With uncertain weather in prospect I decided to take a trip on the LADY OF MANN to Dublin - yet again- just in case Monday's final trip is cancelled, if it isn't Ill be on it!
As with previous winter trips I have only bothered to keep a detailed log of observations on the outward journey due to short hours of daylight.
Somehow, it feels strange arriving down at the Liverpool Sea Terminal on dark winter's morning. Departures from here are always associated with sunny summer's days. It is rather good, however, being able to indulge in one's hobby even in the midst of winter this year thanks to the new Liverpool - Dublin service. Its a pity it has to end for a few weeks until the SUPERSEACAT II arrives which somehow, I don't think, will turn out to be as comfortable or as interesting as the LADY OF MANN. With the completion of Friday's trip I have undertaken thirteen round trips, with hopefully my fourteenth being on Monday. I would have made at least a couple more but unfortunately the LADY's mechanical difficulties in November put paid to that!
Departure from Liverpool was at 08:35, a slight delay being caused by the arrival of a vehicle arriving at the last minute just before the ramp was about to be removed. The LADY OF MANN sailed with 108 passengers and 24 vehicles. However, on the return journey things were much busier!
There was little traffic to be seen around in the River Mersey. With things just starting to get back to normal after the New Year holiday. In the channel only one vessel was passed the CERVANTES which was inbound for Gladstone Lock. The Bar was passed at 09:40 with a rig support craft being noted at anchor. As the small Hamilton platform was approached the jack up rig - IRISH SEA PIONEER was seen jacked up alongside together with its support ship.
A small, unidentified tanker was seen to the south heading towards the Mersey. The weather, which had started out rather overcast had changed to cloudy bright and was now brilliant sunshine with virtually no cloud. It was to remain like this all the way to Dublin.
Once again with Captain Cowin in command we took the northerly track towards to the way-point off the Skerries when course is then set for Dublin Bay. A few miles to the north a familiar sight came into view at 10:26 with the KING ORRY to be seen in bound with the 08:30 Douglas to Liverpool.
Skerries was passed at around 12:05 and it was apparent that we were some time behind schedule. As we crossed St George's Channel the LADY started pitching a bit and the second officer announced that the stabilisers were being deployed.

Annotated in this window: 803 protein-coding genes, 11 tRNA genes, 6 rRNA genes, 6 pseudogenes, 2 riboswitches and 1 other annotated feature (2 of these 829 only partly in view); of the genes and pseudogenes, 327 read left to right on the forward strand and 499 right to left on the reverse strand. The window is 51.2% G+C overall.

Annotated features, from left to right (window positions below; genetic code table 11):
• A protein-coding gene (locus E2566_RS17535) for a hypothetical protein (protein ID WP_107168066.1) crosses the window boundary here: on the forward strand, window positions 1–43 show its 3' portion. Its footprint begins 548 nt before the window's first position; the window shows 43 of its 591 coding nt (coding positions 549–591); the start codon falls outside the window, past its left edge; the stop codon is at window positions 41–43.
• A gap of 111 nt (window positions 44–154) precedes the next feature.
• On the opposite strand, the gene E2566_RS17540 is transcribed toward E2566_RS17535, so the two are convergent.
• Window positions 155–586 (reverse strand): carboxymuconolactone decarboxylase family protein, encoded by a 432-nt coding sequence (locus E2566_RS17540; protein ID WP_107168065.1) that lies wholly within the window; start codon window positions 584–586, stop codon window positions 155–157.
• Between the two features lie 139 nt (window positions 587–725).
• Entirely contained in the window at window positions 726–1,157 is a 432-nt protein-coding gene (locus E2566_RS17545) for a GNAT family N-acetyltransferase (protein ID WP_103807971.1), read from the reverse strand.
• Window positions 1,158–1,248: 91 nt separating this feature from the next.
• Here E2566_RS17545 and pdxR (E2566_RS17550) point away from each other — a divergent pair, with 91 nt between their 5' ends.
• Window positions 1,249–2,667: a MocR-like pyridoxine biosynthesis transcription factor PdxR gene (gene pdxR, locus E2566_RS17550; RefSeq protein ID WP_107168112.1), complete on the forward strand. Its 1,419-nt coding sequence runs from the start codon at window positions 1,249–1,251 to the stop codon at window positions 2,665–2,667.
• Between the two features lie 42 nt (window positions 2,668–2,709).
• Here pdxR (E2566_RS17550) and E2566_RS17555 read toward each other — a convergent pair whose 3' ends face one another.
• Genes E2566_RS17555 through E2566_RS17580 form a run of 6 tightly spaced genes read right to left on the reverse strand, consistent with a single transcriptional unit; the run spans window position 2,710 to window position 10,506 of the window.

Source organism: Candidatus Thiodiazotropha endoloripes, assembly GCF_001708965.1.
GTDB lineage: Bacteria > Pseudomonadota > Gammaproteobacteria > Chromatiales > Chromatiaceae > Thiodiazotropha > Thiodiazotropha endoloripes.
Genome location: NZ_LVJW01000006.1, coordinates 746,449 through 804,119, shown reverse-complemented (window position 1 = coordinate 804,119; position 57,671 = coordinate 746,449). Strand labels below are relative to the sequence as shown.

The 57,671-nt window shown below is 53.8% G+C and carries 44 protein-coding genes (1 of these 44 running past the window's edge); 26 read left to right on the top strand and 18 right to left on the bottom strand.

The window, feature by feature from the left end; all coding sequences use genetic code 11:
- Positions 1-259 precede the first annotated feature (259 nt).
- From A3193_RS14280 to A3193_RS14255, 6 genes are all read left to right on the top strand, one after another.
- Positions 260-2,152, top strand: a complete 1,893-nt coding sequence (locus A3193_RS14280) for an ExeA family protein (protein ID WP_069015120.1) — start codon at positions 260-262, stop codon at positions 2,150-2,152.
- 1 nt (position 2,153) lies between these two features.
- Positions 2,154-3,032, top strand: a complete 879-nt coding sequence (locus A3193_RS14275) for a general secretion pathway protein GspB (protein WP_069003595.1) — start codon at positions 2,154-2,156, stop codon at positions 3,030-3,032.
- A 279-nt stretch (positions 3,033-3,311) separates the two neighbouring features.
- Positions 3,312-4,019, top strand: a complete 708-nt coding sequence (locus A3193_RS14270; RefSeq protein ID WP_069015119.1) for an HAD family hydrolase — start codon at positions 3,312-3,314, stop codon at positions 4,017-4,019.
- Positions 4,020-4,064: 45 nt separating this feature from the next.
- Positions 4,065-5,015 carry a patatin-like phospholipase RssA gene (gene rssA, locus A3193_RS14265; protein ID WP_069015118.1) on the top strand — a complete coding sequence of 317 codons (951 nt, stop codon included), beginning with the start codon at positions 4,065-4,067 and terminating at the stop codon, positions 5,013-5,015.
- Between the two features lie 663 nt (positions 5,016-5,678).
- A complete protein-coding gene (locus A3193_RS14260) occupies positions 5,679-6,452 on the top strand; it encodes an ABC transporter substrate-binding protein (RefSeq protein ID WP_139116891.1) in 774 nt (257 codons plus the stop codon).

A large Cast Line container ship was passed heading northbound at 13:55. The large jack up platform ARDROWAN[?] and her support ship were still in position of Dublin Bay. Just before passing the Kish light HSS STENA EXPLORER passed by heading at around 14:58 - presumably the delayed morning sailing from Dun Laoghaire. She didn't appear to be making very rapid progress either perhaps either due to the choppy sea-state or mechanical problems.
At 15:14 the Baily was passed. Over the Wicklow mountains there was very heavy cloud behind which the sun disappeared leaving rays breaking from the cloud and providing a rather attractive scene. The LADY OF MANN was made fast at around 15:40 rather later than usual.
On entering the Terminal it was apparent that things were rather busy! The upstairs departure lounge and Cafe were now open. Spacious and bright it is too. Upstairs there were a large number of people. Boarding commenced sometime after 16:00 and it was obvious things could be a tight squeeze.
In all 612 passengers boarded. The best loading I have noted on my trips on the LADY to Dublin, in fact the last time I saw so many on board was on a Liverpool bound sailing at the end of the 1996 Manx TT Motor Cycle Festival. Cars were packed tight on the stern ramps with 114 cars and one van quite impressive, though I guess some might have been diverted Stena passengers.
At the quays around the terminal a number of ships could be seen. MERCHANT BRAVERY was the Merchant Ferries Terminal, also identified where James Fisher's tanker TANKERMAN, container ships RAL ROSTOCK, RENDSBURG and EMMA and of course SIR JOSEPH BAZALGETTE at her usual berth across the River Liffey.
Though passengers and cars were boarded smartly, the falling tide necessitated the repositioning of the car ramp to a different level along with the need to await delivery of a new driver-less car.
Dublin departure was at 16:47. Liverpool was reached at 23:10 and for the first time Captain Cowin took the more southerly route and we passed to the south of the Douglas Gas Platform.
All in all a thoroughly enjoyable day even though the Lady was a bit congested on the return, but good to see her doing such good business!